Review current organisational policies, procedures and guidelines to ensure that all suspected ADRs that patients experience during their episode of care are reported to the TGA. Include or refer to specific TGA information about:

  • What to report
  • How to report suspected ADRs
  • How to maintain a record of the suspected ADR in the patient’s healthcare record
  • The process for a copy of the report to be sent to the organisation’s pharmacy department, drug committee or equivalent, or medication safety governance group.

The health service organisation can include the capability to report suspected ADRs online to the TGA as part of its strategy for electronic medication management.

Provide orientation, training and education to clinicians on reporting suspected ADRs to the TGA. This should include the importance of providing comprehensive information about the patient, the medicine that is suspected of causing the reaction, the patient’s concurrent medicines, the reaction they experienced and the organisation at which it was experienced.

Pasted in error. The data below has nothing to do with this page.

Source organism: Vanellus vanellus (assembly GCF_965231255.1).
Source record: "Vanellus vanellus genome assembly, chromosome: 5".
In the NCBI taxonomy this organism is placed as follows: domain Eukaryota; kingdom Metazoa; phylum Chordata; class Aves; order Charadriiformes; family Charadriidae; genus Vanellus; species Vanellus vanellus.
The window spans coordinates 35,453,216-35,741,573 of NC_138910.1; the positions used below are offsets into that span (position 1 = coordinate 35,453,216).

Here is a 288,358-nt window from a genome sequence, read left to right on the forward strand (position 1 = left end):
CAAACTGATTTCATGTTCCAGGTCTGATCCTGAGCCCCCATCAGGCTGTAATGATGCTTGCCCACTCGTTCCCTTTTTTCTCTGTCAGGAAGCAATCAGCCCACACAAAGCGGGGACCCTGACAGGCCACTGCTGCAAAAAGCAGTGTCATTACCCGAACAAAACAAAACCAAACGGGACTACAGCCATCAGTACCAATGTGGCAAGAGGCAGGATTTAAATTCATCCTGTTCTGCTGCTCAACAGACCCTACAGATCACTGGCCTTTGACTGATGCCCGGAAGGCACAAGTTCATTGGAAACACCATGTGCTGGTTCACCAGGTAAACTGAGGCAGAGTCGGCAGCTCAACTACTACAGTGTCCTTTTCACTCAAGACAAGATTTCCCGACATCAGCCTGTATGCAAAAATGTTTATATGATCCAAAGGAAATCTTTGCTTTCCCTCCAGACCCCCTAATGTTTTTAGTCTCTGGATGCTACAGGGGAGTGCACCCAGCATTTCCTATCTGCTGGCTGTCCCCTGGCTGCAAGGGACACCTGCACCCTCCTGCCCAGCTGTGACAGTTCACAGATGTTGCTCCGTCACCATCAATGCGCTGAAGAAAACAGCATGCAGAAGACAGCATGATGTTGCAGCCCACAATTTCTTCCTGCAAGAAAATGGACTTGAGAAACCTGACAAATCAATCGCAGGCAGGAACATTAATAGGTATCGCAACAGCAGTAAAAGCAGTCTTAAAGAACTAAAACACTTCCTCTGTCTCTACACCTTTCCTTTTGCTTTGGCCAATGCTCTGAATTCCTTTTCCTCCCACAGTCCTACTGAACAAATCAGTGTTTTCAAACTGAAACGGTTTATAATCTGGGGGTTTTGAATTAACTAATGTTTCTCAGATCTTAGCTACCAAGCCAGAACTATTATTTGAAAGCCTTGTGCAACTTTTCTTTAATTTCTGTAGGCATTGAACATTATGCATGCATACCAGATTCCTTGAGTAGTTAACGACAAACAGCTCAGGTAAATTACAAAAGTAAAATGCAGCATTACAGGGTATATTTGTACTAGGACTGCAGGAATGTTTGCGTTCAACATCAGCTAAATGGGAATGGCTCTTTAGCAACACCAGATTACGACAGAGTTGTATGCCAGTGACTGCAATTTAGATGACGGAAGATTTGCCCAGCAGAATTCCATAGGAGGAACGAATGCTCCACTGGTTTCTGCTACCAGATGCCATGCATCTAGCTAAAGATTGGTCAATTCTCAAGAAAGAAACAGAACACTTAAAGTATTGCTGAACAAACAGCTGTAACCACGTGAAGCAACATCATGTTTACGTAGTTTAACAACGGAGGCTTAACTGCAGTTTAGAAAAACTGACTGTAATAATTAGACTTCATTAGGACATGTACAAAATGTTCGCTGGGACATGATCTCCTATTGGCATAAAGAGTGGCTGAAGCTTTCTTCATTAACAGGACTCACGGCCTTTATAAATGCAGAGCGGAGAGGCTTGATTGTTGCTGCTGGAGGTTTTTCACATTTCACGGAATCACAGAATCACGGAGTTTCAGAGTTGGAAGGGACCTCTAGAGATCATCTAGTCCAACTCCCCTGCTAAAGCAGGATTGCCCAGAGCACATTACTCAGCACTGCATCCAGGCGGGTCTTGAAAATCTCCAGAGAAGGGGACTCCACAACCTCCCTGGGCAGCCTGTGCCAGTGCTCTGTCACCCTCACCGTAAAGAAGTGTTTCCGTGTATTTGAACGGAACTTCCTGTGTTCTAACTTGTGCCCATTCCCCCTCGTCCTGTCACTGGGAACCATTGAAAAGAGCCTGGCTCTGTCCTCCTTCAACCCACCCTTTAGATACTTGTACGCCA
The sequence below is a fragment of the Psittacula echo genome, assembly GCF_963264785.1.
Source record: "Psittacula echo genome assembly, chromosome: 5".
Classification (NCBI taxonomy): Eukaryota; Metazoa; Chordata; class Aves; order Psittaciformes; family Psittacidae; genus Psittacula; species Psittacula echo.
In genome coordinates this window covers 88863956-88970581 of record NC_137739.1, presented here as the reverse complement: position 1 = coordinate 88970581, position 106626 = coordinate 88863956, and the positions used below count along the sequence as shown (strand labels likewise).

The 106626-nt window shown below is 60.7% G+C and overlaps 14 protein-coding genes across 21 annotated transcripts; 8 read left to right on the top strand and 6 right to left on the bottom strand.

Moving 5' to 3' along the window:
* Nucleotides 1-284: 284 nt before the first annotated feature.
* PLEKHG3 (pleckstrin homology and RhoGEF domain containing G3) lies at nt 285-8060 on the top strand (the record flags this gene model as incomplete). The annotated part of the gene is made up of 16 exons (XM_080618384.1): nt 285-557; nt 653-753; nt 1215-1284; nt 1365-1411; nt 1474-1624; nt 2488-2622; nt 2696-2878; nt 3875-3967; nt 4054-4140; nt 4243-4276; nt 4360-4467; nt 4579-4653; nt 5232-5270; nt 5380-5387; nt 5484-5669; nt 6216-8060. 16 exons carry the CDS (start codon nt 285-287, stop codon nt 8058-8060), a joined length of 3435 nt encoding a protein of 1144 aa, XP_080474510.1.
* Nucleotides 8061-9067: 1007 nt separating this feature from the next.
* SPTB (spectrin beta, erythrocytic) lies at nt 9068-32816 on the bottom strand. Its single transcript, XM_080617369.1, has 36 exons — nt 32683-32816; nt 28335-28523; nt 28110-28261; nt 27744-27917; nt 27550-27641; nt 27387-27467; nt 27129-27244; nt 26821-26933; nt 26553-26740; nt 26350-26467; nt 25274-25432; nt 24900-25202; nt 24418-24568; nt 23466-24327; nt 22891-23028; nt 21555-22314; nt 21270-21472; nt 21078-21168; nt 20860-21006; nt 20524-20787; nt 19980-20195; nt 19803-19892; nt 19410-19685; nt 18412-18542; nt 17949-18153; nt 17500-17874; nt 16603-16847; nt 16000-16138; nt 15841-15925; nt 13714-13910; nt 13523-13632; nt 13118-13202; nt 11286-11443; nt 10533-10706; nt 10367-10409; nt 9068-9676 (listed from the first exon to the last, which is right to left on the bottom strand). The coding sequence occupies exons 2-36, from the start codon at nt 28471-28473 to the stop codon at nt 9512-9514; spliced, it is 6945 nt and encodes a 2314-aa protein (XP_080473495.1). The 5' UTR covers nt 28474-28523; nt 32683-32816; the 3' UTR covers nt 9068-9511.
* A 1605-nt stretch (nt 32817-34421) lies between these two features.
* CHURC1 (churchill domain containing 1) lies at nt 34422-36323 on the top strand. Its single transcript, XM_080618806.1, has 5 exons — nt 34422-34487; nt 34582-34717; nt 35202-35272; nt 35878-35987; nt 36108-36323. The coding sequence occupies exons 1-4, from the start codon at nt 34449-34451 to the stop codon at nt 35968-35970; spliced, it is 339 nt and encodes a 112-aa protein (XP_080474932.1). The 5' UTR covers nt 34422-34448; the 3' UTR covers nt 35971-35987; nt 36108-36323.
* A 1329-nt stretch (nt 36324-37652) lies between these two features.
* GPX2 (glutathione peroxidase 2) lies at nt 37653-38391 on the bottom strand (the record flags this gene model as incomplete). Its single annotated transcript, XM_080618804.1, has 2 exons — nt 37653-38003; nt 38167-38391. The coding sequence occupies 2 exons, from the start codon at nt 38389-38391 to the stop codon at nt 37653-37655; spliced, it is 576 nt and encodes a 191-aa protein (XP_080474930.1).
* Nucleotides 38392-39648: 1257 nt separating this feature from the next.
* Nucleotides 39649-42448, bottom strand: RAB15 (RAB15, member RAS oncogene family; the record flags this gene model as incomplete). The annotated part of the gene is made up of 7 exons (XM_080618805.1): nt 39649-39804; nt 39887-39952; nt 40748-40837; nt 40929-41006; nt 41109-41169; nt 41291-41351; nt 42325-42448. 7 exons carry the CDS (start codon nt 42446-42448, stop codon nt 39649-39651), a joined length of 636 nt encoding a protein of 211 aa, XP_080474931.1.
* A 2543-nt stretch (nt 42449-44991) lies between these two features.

Health service organisations can use online learning modules developed by the TGA for health professionals on reporting adverse events with medicines and vaccines.

Assess the quality, content and timeliness of ADR reports. Reports are most useful for detecting new safety issues if they are made soon after the reaction has occurred. Encourage clinicians to report ADRs by using awareness campaigns.

Access information on ADRs and medication safety issues by:

Communicate about ADRs

Collate and review ADRs that have been experienced and reported, and circulate information to clinicians through medication safety bulletins, in-service orientation sessions, case reports or grand rounds.